European astronomers observe first evaporating planet
This artist's impression shows an overview of the transiting planet HD 209458b. Using the NASA/ESA Hubble Space Telescope, for the first time, astronomers have observed the atmosphere of an extrasolar planet evaporating off into space (shown in blue in this illustration).
The planet's outer atmosphere is extended and heated so much by the nearby star that it starts to escape the planet's gravity. Hydrogen boils off in the planet's upper atmosphere under the searing heat from the star.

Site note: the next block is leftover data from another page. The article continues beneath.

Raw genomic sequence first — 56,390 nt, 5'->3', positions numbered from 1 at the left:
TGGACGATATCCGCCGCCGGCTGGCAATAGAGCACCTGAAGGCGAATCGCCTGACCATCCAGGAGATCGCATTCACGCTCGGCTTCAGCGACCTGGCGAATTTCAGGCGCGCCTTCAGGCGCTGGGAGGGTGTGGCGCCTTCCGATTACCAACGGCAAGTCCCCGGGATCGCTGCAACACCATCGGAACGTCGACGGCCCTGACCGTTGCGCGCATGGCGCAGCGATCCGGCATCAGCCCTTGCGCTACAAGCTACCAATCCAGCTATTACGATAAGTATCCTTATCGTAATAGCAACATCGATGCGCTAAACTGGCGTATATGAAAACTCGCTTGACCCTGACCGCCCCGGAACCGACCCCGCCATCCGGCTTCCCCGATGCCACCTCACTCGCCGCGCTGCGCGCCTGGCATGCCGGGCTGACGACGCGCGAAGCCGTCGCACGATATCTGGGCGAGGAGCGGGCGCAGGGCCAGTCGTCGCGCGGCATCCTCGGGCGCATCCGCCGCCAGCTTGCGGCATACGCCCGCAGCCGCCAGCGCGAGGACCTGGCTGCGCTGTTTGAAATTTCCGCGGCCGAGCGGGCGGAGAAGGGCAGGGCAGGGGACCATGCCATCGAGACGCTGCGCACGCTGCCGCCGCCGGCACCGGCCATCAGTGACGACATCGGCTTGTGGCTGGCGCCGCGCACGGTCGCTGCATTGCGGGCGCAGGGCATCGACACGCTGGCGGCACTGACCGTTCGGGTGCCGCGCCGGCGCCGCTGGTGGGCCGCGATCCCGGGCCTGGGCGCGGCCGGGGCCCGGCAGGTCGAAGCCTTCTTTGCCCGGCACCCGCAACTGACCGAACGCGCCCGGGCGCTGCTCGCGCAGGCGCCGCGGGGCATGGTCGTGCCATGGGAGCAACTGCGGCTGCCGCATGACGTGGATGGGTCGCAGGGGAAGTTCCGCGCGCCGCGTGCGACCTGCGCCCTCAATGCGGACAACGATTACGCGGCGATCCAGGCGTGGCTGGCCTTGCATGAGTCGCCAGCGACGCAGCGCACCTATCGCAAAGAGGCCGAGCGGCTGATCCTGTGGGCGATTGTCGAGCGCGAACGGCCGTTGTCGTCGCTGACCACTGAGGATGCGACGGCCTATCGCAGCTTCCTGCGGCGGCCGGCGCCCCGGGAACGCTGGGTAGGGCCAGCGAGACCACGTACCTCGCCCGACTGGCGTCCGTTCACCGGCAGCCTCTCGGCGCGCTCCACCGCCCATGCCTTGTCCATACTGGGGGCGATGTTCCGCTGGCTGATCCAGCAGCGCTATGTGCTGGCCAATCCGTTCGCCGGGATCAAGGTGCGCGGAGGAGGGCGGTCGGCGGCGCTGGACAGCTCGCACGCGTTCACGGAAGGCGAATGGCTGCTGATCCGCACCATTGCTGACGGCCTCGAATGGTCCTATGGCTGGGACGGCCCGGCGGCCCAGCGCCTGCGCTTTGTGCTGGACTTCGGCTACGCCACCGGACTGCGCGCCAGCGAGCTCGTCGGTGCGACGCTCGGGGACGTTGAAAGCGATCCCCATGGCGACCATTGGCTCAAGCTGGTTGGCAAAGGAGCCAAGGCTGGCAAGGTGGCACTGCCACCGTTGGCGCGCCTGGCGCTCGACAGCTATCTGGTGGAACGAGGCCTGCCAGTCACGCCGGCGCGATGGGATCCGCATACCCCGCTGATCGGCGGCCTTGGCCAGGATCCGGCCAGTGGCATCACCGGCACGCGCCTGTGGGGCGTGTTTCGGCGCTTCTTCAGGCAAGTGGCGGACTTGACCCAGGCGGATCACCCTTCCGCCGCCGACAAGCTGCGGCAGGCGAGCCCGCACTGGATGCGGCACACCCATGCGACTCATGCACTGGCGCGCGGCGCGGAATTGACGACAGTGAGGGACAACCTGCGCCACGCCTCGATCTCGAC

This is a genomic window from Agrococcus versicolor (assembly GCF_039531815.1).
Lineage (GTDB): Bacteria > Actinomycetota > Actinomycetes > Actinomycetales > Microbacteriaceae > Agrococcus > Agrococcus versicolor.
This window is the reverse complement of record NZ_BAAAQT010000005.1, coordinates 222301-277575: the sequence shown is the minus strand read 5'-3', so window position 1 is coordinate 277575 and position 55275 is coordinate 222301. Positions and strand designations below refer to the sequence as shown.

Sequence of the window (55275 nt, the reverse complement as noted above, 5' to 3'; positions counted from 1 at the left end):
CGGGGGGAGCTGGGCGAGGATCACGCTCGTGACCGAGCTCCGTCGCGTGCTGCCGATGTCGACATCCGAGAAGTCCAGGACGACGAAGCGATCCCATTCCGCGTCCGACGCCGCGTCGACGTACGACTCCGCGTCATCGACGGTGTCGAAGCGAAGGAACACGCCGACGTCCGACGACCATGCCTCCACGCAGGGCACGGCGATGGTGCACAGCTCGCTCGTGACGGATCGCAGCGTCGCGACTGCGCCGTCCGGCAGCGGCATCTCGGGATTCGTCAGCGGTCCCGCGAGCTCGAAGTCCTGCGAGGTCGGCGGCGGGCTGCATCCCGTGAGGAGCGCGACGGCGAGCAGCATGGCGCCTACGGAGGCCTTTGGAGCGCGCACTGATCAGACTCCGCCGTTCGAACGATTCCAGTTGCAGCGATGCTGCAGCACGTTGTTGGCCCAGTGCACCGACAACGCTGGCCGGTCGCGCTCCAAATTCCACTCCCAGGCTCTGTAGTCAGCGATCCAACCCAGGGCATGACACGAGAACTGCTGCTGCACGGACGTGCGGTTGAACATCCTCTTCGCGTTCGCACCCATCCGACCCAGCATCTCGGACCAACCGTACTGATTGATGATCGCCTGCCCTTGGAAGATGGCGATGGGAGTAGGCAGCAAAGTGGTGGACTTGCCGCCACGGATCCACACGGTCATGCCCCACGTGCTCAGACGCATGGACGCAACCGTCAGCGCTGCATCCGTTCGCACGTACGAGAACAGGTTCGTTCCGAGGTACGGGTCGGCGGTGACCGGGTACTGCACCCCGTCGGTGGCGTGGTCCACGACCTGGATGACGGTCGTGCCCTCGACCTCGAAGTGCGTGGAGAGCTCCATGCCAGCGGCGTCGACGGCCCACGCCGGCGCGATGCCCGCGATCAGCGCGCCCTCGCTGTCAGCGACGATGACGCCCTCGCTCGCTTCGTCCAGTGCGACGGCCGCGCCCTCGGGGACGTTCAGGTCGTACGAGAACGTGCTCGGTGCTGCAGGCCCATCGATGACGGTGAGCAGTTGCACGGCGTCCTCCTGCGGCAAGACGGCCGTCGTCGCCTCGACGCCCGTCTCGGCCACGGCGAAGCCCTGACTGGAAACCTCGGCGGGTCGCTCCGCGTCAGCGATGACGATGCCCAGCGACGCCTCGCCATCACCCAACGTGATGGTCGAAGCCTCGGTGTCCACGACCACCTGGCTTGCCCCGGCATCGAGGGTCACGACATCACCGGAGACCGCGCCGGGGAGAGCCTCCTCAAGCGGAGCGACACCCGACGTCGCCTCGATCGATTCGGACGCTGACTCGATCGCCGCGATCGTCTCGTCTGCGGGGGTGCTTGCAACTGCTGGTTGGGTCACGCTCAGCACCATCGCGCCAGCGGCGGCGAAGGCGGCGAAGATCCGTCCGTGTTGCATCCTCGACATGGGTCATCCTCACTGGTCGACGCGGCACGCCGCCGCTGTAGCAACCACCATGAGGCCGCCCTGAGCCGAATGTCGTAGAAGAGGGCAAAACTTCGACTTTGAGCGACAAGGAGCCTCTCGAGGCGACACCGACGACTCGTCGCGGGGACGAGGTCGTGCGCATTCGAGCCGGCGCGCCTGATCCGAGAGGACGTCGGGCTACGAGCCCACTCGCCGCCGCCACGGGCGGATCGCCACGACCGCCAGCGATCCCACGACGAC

HD 209458b belongs to a type of extrasolar planet known as 'hot Jupiters'. These planets orbit precariously close to their stars. They are giant, gaseous planets that must have formed in the cold outer reaches of the star system and then spiralled into their close orbits.
This new discovery might help explain why 'hot Jupiters' so often orbit a few million kilometres from their parent stars. They are not usually found much closer than 7 million kilometres, as is the case for HD 209458b. Currently, the current closest distance is 5.7 million kilometres. Hot Jupiters have orbits that are as brief as 3 days, but not shorter. Perhaps the evaporation of the atmosphere plays a role in setting an inner boundary for orbits of hot Jupiters.